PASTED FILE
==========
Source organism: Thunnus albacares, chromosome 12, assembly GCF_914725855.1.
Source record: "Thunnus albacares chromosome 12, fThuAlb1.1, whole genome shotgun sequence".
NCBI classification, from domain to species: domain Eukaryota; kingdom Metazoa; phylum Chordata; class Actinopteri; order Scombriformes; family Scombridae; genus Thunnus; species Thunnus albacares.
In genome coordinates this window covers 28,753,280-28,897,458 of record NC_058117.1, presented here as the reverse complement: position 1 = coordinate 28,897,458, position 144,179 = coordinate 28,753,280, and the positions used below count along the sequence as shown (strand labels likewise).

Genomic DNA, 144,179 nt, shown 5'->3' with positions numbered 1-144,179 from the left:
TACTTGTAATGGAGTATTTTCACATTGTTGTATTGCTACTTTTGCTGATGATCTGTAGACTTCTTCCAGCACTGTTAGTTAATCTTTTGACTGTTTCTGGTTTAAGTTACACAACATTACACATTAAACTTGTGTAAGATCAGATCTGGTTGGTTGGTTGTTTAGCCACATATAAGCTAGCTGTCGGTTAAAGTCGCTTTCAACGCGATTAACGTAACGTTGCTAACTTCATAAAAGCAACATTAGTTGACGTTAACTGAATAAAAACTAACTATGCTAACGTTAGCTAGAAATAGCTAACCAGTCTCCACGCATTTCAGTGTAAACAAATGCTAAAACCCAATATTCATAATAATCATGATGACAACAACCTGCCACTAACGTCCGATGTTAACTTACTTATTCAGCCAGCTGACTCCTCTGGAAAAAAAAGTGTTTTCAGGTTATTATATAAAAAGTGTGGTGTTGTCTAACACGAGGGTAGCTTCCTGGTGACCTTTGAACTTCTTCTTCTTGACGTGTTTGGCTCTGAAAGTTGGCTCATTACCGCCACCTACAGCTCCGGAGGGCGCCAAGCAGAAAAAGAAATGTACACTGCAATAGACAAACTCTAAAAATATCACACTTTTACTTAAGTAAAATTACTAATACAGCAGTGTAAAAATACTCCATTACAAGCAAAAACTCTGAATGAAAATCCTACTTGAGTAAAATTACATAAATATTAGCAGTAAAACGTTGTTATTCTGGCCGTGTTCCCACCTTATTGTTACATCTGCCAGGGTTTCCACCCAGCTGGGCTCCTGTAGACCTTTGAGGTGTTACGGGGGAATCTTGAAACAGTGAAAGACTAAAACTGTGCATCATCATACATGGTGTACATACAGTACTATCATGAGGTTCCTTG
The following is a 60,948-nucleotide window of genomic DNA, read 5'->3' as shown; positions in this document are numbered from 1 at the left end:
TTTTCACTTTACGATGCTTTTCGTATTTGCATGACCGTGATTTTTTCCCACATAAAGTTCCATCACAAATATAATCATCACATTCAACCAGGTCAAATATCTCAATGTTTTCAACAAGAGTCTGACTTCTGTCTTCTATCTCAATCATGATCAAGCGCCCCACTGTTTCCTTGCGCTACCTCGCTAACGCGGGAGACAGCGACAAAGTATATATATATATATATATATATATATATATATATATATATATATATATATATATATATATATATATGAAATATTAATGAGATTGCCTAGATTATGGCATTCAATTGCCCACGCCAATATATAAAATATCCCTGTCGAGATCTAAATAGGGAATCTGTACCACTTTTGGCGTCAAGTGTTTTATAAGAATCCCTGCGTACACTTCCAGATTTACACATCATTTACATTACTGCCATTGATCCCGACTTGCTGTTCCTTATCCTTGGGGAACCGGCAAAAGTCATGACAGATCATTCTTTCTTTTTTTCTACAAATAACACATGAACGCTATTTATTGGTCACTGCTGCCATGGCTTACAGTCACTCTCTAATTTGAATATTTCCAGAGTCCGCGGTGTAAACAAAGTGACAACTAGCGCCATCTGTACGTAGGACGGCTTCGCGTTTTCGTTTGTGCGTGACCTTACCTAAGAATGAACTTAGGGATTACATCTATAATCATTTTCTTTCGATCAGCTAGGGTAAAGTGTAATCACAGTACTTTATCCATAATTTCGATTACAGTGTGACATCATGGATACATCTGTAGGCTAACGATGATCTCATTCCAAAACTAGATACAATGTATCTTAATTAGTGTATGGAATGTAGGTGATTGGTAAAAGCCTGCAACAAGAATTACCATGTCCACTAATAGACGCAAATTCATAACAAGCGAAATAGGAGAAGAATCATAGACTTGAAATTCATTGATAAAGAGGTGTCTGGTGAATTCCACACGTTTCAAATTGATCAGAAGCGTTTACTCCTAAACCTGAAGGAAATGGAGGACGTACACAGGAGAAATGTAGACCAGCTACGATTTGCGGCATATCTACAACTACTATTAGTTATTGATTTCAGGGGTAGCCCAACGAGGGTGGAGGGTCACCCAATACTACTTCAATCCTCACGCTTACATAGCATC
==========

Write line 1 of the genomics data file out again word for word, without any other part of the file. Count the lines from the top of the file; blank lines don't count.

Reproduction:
Source organism: Thunnus albacares, chromosome 12, assembly GCF_914725855.1.